Noah Droddy Q&A Ahead of the 2024 Men's U.S. Olympics Team Trials Marathon
Photo credit: www.kevinlaraphoto.com
The Men’s Olympic Team Trials Marathon will be held Saturday in Orlando, and for the first time since 2016, Noah Droddy will be in the field.
Droddy’s story is one of perseverance. Growing up in Indianapolis, the 33-year-old Droddy never ran in a state cross country or track meet in high school and competed collegiately at Division III DePauw University.
Seven years later, in 2020, Droddy ran his personal-best marathon time of 2:09:09, which was then the ninth-fastest time run by an American in history.
Unfortunately, injuries kept him out of the 2020 Trials and have plagued him off and on ever since, including earlier this year when he had surgery on his left heel at the end of January and didn’t start running again until mid-April.
Needing to run 2:18 to qualify for the 2024 Trials, Droddy was able to put everything together at the California International Marathon on December 3, when he ran 2:16:56 to punch his ticket to Orlando.
Droddy was kind enough to take a break in his Trials prep for a quick Q&A, and if you want to hear more from Noah, you can check him out on the DIII Glory Days podcast.
We’re just about three weeks away from the Olympic Marathon Trials. How are you feeling, and how is training going?
Things are going well! It's been a bit of a delicate balance to both recover from a marathon and prepare for another marathon. Overall, the recovery was smooth, and I've been able to get back into some normal-looking training weeks. I always feel like I need more time, but I think I've got a shot at showing up in Orlando in decent racing shape.
You qualified for the Trials right at the deadline. What was your mindset going into the race, and how did other runners looking to get the qualifying time help you?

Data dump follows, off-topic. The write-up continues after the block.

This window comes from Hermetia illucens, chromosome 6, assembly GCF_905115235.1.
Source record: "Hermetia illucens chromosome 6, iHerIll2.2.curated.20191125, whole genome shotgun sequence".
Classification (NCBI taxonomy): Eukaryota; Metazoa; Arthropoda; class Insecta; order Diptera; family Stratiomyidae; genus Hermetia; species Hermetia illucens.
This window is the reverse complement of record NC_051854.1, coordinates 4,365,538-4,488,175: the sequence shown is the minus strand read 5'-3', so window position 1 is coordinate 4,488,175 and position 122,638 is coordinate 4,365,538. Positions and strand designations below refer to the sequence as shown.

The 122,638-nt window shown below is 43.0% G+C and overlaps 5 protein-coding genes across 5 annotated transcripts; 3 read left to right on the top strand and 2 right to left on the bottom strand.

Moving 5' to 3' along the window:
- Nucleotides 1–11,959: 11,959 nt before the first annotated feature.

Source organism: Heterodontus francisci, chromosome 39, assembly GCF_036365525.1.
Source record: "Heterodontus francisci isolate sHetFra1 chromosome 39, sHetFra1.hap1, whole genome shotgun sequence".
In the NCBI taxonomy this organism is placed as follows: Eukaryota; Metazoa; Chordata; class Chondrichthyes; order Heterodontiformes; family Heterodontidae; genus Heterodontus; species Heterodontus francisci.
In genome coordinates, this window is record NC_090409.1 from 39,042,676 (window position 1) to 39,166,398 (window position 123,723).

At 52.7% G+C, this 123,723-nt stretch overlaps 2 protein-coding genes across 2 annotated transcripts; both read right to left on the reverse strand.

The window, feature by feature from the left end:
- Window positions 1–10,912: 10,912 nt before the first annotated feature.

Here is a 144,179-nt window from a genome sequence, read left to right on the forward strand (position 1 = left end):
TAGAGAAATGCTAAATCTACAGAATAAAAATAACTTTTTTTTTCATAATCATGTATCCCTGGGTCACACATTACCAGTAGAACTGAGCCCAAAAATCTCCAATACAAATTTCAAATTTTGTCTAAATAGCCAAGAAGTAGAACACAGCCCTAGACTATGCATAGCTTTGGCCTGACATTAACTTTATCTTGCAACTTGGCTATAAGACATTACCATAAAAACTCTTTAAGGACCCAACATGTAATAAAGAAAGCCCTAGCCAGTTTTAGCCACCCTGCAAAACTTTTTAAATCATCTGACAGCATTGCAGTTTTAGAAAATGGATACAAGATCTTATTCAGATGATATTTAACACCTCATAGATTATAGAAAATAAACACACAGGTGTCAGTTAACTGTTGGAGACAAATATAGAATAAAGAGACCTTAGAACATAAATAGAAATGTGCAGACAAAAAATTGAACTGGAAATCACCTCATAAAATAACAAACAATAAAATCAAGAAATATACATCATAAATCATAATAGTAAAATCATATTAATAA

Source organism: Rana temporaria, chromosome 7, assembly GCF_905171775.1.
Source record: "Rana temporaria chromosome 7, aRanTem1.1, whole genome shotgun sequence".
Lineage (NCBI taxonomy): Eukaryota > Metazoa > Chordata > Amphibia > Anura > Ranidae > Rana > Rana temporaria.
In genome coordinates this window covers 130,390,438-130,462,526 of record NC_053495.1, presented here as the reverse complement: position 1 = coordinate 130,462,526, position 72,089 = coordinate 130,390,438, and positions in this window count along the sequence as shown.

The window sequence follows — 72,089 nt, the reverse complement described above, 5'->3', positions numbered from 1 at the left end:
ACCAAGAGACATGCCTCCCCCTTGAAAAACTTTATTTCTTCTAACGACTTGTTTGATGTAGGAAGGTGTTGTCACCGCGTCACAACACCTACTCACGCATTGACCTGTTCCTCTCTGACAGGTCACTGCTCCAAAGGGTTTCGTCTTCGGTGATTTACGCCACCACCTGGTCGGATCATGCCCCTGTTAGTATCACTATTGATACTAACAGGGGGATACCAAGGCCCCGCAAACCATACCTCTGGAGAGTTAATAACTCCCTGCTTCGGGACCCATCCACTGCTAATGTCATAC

Going into CIM, I wanted to run within myself and give myself a shot at that sub-2:18 clocking. We got out a little ahead of schedule, but the pace felt natural, so I decided to roll with it. We had a large, supportive group most of the distance. I knew a lot of runners within the group, and I'd say there was definitely a sense of camaraderie for the first 20 miles or so. At that point, it's every runner for themselves...
You missed the 2020 Trials due to injury and have struggled off and on with injuries since then. How frustrating have the last couple of years been, and did you ever think you wouldn’t make it back?
The last few years have been trying. Even when I was training normally, I was in significant pain. That grind of being constantly in pain really wore me down and tested my love for the sport. With that said, I was still running fast in training, I just wasn't healthy enough to translate it to a race. So I was still optimistic in my ability, but I knew I had to fight for my health and take a step I'd been avoiding for awhile. I had surgery to fix a Haglund's deformity in my left heel in January of 2023. The surgery was difficult to recover from, but I'm more optimistic about my future than I have been in several years.
What are your expectations for the race?
Realistically, I don't have much of a chance to finish in the top three this year. Since the surgery, I just haven't had enough time to do all the work required to be competitive in a really deep American field. Instead, the day for me will be about celebrating having made it there and trying to get the most out of myself in the race. Hopefully, that translates to a high finish.
What does a typical week of training look like for you, and what are some of your go-to workouts?
It can vary depending on the time of year. But most weeks average out to around 100 miles, so 15 or so miles a day. Much of that is easy or recovery running, which I run by feel, not targeting any specific pace. The quality running days usually include an interval session (mile repeats, etc), and a fast long run.
Training-wise, what will these last couple of weeks look like for you?
Things look pretty normal three weeks out, but at two weeks out, I'll start backing off the mileage. The week before the race is about caring for my body and feeling good. It's too late in the game to improve my fitness, so I focus on my mindset and staying in the routine.
Your PR of 2:09:09 is one of the best all-time among American men. You went to a Division III school and took kind of a long, winding road to get here. How proud of yourself are you for the career you’ve had and the things you have accomplished?
I definitely look back at my career with a sense of disbelief. The times I've run and the experiences I've had have far exceeded any expectations I had when I decided to wholeheartedly pursue competitive distance running. That initial decision radically changed my life for the better, and I'm really grateful for (almost) everything that's happened and the great people running has brought into my life.
Thanks for taking the time, Noah, and best of luck at the Trials!